Which? uses cookies to improve our sites and by continuing you agree to our cookies policy.

BPP University

International Commercial Law

UCAS Code: M221 W
LLB (Hons) 3 years full-time 2017
LLB (Hons) 4 years part-time 2017
Ucas points guide

128

% applicants receiving offers

50%

Subjects
  • Law by topic
Student score
Not Available
% employed or in further study
Not Available
Average graduate salary
Not Available
Icon pencil

What do you need to get in?

Source: UCAS

Main entry requirements

A level
Not Available

Scottish Highers
Not Available

BTEC Diploma
Not Available

UCAS tariff points
128

If your qualifications aren’t listed here, you can use our UCAS points guide of 128 and refer to the university’s website for full details of all entry routes and requirements.

The real story about entry requirements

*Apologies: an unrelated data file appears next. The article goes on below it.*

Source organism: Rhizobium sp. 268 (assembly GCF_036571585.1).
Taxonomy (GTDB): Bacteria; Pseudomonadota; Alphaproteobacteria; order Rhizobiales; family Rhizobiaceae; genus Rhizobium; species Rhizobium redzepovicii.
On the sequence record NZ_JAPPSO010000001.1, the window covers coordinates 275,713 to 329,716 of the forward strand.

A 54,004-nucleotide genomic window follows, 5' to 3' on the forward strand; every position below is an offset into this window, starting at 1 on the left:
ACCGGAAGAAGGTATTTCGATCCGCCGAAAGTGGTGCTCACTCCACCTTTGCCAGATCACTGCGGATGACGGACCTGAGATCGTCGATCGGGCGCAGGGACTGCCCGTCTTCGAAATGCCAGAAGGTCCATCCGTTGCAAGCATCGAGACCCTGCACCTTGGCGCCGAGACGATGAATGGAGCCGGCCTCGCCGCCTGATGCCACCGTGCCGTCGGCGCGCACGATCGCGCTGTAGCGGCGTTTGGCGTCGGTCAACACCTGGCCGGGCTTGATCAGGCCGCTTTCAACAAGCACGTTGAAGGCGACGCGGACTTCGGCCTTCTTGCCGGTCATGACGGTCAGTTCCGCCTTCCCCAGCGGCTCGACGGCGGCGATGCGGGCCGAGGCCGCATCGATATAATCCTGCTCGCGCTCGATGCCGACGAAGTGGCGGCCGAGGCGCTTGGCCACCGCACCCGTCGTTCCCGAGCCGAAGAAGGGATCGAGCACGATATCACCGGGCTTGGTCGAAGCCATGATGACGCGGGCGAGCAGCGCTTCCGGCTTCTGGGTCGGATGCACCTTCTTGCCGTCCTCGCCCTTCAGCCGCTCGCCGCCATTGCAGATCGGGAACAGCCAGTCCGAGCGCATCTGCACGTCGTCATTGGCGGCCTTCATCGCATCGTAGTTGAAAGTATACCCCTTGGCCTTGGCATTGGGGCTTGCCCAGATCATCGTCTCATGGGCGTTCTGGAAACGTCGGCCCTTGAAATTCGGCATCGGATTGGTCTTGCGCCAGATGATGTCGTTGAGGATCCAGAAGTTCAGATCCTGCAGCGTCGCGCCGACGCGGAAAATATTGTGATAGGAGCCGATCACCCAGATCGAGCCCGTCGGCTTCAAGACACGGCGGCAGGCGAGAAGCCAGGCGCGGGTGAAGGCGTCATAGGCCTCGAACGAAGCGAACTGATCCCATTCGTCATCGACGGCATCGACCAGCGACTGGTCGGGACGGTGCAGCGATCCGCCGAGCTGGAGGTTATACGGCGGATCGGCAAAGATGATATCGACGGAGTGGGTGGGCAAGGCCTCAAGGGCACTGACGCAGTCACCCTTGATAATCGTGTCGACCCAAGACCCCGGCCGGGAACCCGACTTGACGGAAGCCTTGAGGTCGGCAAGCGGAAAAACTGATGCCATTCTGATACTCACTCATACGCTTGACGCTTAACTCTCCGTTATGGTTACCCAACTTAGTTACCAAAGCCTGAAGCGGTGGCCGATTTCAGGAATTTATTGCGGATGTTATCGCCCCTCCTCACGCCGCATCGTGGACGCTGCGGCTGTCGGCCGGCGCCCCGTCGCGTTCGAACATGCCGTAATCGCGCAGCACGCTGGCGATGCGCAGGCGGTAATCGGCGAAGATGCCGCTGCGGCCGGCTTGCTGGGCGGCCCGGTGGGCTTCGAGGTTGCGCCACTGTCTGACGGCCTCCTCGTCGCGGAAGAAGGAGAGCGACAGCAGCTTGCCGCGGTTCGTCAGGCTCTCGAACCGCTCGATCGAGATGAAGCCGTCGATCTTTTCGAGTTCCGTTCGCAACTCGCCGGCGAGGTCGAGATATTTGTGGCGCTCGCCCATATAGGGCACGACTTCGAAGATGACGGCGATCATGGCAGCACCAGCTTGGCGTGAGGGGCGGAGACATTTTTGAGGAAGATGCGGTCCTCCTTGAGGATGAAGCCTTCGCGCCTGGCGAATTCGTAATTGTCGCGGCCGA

% applicants receiving offers

50%

Provided by UCAS, this is the percentage of applicants who were offered a place on the course last year. Note that not all applicants receiving offers will take up the place, so this figure is likely to differ from applicants to places.

What does the numbers of applicants receiving course offers tell me?

Tuition fee & financial support

£5,000

Maximum annual fee for UK students. NHS-funded, sandwich or part-time course fees may vary.

If you live in:

  • Scotland and go to a Scottish university, you won’t pay tuition fees
  • Northern Ireland and go to an NI uni, you’ll pay £3,805 in tuition fees
  • Wales you’ll pay £3,810 in fees and get a tuition fee grant to cover the rest
Icon docs

Will this course suit you?

Sources: UCAS & KIS

Every degree course is different, so it’s important to find one that suits your interests and matches the way you prefer to work – from the modules you’ll be studying to how you’ll be assessed. Top things to look for when comparing courses